Saturday, March 20, 2010

Two evenings with Anwar in London

London is a city as ancient as the hills. More recently some Britons and expatriates have fled its grey and damp climes in a bid to avoid taxes that have hit 50 percent at the top level. These include bankers and financiers, and more respected names such as Mick Jagger and Formula One race driver Lewis Hamilton.

But there are many who stay. Amongst them are those men and women who feel the nations of their birth do not offer them the opportunity and freedom that they seek. And there are many. This list of countries cuts a wide swathe across the globe from Russia to Poland, South Africa and Malaysia.

Anwar Ibrahim came to London and in two evenings he addressed over a thousand of his countrymen. That is nothing like the tens of thousands who attend opposition ceramahs back in Malaysia but at home the rain is never as dismal as it is in London at night as winter takes its time to fade.

pkr cny open house 270210  anwarThey bothered to show up and so they were an easy and willing audience, applauding and laughing in all the right places. Some were more curious and motivated than others and even showed up both nights.

Over an hour at the LSE (London School of Economics) on Thursday, Anwar managed to quote TS Eliot, Winston Churchill, Alexis de Tocqueville and Islamic scholars. He also offered an explanation of the Ramayana, the famed Hindu epic. On Friday night, he referenced Samuel Johnson's condemnation of patriotism “as the last refuge of a scoundrel”, a remark made popular in the early 1980s by Bob Dylan.

He tossed these out with ease in a stark reminder of the years spent in solitary confinement with nothing but books to keep him company. Anwar's message was underlined by his past and his uncertain future.

On Friday night, he spoke of the deaths of Teoh Beng Hock and A Kugan before he said, “I understand what humility is all about. I understand what freedom is all about.”

And then he insisted that he would not be convicted this time.

Anwar spoke throughout the evening of change, that appealing concept sold so skillfully to the American public by Barack Obama that means different things to everyone.

He spoke of that inalienable right of freedom, he spoke of good governance, he spoke of justice and he spoke of equality. He was insistent that respect for individuals was paramount. Anwar was insistent that this applied to all as he argued that religion had to sit side by side with respect for the rights of others. He spoke of ideals and principles and all those soaring notions that skilled speakers can evoke so easily with language and are harder to transform into reality.

He proffered an image of a nation led by PKR that combined a more competitive economy with academic and media freedom and a “transparent” policy of affirmation action based on need.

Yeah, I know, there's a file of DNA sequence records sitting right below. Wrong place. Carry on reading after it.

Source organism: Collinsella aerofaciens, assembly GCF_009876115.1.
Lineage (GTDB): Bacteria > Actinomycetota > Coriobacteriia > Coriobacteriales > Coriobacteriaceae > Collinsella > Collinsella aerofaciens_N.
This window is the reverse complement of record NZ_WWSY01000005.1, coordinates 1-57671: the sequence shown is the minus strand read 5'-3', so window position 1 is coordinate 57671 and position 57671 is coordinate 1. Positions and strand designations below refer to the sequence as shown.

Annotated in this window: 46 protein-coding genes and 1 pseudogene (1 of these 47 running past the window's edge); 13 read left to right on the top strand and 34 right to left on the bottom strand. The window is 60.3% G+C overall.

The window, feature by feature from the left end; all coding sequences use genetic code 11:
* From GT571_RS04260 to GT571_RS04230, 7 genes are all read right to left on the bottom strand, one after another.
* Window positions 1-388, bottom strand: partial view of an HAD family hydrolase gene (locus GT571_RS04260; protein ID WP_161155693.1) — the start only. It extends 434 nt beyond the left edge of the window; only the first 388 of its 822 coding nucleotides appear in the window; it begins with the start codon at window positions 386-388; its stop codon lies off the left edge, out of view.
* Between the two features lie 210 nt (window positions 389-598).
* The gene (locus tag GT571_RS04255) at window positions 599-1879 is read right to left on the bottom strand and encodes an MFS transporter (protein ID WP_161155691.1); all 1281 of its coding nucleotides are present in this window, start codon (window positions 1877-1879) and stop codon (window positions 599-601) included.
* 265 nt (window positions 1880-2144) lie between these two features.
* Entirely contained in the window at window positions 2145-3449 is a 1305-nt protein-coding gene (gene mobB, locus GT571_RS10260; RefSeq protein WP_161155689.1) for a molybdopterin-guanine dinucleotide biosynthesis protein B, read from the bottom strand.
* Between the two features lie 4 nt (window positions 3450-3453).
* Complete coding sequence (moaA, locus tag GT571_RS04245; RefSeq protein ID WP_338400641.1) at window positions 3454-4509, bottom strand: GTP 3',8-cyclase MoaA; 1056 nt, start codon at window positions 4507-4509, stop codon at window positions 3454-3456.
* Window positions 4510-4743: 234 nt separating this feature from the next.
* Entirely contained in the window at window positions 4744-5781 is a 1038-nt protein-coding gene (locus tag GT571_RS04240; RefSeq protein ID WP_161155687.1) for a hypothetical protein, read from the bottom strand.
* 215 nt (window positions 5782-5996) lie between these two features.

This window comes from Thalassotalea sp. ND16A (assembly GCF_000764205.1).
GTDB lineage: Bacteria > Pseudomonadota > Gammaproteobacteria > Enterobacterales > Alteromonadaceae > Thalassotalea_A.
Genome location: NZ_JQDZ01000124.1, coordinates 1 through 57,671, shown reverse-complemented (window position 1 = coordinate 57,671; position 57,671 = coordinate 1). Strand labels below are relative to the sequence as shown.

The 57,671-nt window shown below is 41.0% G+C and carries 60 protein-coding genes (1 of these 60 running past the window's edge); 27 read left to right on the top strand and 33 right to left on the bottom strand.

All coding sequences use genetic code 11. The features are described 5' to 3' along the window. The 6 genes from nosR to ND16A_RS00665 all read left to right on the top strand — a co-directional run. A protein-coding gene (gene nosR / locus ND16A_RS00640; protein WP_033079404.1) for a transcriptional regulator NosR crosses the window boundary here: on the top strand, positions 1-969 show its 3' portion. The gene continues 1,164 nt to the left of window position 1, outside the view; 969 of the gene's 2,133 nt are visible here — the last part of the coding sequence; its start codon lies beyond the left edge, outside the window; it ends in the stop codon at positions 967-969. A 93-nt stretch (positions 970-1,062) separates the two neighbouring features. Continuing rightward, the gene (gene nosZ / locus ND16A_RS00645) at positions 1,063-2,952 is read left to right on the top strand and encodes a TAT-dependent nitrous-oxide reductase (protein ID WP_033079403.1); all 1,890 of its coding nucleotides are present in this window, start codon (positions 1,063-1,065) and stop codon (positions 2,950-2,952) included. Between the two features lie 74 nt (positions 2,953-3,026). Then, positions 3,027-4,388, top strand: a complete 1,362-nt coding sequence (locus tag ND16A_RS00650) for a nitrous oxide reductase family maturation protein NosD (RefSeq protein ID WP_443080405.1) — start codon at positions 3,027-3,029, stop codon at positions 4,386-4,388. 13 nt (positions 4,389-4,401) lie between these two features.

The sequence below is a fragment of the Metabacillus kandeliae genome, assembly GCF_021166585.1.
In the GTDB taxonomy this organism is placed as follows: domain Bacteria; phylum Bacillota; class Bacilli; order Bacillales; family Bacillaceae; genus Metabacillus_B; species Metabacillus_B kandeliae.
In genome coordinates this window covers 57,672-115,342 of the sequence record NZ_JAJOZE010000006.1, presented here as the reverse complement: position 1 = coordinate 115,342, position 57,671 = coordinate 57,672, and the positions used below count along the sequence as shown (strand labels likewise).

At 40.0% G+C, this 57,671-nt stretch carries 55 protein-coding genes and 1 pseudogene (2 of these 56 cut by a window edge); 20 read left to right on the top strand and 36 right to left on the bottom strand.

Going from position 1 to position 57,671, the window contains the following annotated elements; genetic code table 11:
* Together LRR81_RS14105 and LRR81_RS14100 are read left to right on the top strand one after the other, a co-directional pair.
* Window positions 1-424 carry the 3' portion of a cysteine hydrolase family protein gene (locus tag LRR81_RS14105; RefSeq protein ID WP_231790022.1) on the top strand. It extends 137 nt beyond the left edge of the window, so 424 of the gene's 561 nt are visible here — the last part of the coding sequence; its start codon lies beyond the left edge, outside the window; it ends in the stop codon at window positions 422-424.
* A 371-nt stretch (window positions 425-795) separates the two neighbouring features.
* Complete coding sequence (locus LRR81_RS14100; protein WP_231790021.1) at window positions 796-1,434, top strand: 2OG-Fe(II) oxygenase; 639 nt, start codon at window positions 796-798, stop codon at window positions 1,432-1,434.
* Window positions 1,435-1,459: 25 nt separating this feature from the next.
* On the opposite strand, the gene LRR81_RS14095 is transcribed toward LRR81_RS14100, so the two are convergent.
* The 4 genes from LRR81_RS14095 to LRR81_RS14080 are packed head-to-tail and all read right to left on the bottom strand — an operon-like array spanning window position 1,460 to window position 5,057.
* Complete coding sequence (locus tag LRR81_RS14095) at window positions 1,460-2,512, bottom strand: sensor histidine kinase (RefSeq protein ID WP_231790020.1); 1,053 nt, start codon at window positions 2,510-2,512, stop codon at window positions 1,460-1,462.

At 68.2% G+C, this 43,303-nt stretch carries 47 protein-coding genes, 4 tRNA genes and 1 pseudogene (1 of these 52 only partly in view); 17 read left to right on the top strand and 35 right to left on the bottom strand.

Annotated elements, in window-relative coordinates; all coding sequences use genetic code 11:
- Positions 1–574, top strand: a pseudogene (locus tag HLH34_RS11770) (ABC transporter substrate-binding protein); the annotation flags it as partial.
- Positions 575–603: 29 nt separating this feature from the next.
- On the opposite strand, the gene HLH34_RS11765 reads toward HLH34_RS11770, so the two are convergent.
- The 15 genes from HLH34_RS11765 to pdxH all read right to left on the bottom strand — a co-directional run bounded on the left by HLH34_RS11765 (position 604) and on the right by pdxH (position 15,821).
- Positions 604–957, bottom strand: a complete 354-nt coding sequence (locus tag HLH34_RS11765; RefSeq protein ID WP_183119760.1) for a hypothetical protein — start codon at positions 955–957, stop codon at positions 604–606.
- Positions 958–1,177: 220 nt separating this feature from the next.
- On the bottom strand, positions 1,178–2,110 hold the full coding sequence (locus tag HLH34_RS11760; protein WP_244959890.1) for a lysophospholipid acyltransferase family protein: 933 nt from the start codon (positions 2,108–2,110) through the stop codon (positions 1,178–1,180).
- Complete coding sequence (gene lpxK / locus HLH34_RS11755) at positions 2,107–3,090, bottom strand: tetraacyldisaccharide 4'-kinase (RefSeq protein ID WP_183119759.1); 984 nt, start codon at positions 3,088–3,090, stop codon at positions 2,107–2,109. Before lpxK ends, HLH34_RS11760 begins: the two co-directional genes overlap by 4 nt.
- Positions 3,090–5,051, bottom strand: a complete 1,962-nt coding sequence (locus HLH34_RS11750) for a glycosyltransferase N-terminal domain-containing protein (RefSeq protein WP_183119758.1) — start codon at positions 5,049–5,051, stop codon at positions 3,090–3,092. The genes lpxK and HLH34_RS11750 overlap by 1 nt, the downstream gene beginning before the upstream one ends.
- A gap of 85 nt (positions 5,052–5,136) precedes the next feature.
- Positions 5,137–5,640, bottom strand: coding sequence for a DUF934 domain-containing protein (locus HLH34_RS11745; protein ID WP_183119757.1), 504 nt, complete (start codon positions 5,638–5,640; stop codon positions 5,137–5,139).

Right to vote for overseas M'sians

This focus on the big picture followed speeches given earlier by PKR members giving insight into their work at the coalface of government. Teng Chang Khim, speaker of the Selangor State Assembly, spoke of DAP's commitment to reform.

Teng gave a breakdown of recent and future policies intended to boost accountability and improve oversight of expenditure, public bodies and assemblymen on both sides of the fence.

Abdul Malik Kassim, the Penang state minister for religious affairs, domestic trade and consumer affairs, summarized PKR's achievements with its record budget surpluses and appealed to young Malaysians to return to Penang to help in its bid to transform itself from a “sweatshop into a smart shop”.

The final part of the evening was a lengthy question-and-answer session which gave Anwar an opportunity to hammer home his message and gain a good measure of the thinking of Malaysians abroad.

The audience were sympathetic but they were certainly not deferential. They were bright, well-educated and alert. A youth in his early 20s who lectures at Cambridge University asked Anwar if he would change once in power.

Another asked if there was a succession plan in place if he were to go to jail. A lady questioned how he would ensure the integrity of the Malaysian judiciary if he were to become prime minister. There were more questions than time.

Those present were a smattering of students, graduates who had decided to stay on in the UK to work, and some who had left a lifetime ago. Their questions revealed high levels of scepticism and awareness, both commonly accepted by political scientists as key features of democracy.

And as the audience trailed out into the night, many signed a petition calling for Malaysians residing abroad to be given the right to vote. These Malaysians live in a city of the displaced where it is all too easy to forget your past but their passion still burns for a country they once called home.

comments by LIZ CHONG, who grew up in KL. She attended the London School of Economics, where she studied government and law. A Chevening scholar in 1998, she obtained a MSc in comparative politics, also from LSE. Liz spent seven years as a print journalist at Bloomberg News and the Times. She lives in London. Courtesy of Malaysiakini

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